Who owns cultural assets? Who has narrative control? What could fair and just approaches to dislocations of cultural assets look like, independently of restitution? Discussions about historical appropriation practices for cultural assets in the context of their associated relocation are highly topical and widely reflected across different academic disciplines. Such questions increasingly concern those who work in the art market, museums, politics and the media, scholars from diverse disciplines, as well as artists and writers. This volume examines the translocations as such, which rarely come into focus. The contributions address the people involved, the related traumas, discourses, gestures, techniques, and representations.
ABOUT THE AUTHOR
Bénédicte Savoy (Prof. Dr.) teaches modern art history at the Technische Universität Berlin and holds an international chair at the Collège de France, Paris. In 2016 she was awarded the Leibniz Prize by the Deutsche Forschungsgemeinschaft. She is a member of the Berlin-Brandenburg Academy of Sciences and Humanities and of the German Academy for Language and Literature. Together with Professor Felwine Sarr she delivered a report commissioned by the French president Emmanuel Macron on proposals for the restitution of African cultural objects in French museums.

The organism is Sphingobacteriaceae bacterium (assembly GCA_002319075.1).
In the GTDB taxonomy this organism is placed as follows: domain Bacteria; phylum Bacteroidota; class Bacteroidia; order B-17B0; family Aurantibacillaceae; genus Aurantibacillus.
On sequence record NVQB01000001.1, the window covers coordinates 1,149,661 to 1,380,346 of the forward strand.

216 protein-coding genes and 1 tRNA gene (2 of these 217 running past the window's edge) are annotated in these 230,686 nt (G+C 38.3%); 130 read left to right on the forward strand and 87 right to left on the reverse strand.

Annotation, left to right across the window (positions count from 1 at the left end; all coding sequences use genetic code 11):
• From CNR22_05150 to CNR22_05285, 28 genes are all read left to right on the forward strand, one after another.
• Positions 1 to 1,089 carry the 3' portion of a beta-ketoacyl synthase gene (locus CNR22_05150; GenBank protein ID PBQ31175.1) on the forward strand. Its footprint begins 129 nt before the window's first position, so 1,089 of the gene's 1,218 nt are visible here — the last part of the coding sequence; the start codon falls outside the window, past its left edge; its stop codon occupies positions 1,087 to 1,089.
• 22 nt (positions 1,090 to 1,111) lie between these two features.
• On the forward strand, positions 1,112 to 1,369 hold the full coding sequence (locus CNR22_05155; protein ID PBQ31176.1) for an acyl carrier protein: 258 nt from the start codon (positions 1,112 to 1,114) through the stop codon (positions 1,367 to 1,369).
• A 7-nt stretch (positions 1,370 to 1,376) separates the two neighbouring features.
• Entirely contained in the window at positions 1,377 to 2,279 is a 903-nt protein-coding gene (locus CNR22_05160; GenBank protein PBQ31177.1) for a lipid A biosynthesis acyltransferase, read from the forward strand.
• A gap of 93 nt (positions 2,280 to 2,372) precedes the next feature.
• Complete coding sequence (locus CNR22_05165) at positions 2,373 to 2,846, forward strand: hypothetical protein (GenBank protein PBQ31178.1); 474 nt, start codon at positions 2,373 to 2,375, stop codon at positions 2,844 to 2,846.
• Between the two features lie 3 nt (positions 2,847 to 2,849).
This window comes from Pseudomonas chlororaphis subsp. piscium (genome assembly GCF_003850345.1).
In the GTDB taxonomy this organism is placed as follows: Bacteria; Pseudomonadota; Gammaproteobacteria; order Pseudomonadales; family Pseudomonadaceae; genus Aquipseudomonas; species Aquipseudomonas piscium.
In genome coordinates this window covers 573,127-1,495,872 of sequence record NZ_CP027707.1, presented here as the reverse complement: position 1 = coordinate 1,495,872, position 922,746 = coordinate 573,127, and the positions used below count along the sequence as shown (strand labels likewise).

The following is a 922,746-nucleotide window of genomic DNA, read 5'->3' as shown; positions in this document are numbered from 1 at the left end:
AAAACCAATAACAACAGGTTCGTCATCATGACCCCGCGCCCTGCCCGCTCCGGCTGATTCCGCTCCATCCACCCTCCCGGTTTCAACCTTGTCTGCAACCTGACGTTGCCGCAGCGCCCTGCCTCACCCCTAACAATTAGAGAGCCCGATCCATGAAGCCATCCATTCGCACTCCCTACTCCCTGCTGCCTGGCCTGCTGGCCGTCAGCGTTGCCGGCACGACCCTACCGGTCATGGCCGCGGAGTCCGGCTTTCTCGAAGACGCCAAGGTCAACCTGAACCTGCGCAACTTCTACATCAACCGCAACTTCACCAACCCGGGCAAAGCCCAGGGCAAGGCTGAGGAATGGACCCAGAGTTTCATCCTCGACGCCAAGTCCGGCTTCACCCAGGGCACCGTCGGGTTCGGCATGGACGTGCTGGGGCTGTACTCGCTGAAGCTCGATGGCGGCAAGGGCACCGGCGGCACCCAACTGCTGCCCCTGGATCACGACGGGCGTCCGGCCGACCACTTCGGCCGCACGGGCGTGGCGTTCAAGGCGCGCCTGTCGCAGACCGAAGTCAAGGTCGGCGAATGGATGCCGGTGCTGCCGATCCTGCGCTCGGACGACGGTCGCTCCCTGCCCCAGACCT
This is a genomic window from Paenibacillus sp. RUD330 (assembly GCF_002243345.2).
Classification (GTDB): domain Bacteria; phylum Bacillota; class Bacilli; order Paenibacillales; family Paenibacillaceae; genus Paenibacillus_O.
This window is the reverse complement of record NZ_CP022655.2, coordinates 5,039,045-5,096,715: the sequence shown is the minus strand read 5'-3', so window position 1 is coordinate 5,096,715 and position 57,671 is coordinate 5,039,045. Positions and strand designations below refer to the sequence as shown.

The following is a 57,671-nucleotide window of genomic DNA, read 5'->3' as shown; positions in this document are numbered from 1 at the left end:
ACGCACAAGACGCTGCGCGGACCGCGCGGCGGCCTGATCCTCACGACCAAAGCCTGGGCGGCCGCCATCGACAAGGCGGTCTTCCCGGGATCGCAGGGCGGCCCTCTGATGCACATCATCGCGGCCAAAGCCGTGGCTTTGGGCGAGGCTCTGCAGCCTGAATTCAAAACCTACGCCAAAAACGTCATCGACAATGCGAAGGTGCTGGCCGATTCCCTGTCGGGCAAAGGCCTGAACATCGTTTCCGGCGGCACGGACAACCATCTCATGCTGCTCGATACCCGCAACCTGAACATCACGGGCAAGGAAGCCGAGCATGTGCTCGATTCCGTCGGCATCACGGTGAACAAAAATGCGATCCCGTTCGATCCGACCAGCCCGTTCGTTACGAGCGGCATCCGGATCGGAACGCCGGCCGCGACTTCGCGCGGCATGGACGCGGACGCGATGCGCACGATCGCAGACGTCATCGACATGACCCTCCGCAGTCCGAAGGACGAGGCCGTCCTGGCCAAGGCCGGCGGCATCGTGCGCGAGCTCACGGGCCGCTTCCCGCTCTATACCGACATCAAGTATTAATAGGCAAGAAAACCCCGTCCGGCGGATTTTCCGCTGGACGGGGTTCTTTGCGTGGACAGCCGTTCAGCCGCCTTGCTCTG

Felicity Bodenstein (Dr.) teaches collection and museum history at the Sorbonne University in Paris. Prior to this, she was a research assistant in Prof. Bénédicte Savoy's "translocations" project at the Technische Universität Berlin and works on questions of the art market and the museography of objects looted in Benin in 1897.
Merten Lagatz is project coordinator of the Leibniz-Prize-funded (DFG) project cluster "translocations – Historical Enquiries into the Displacement of Cultural Assets" at the chair of modern art history at Technische Universität Berlin. He studied theatre studies, German literature, and art history with a focus on museum history. His research interests include the postwar history and theory of architecture, queer practices, and the arts in the now.
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Columbia University Press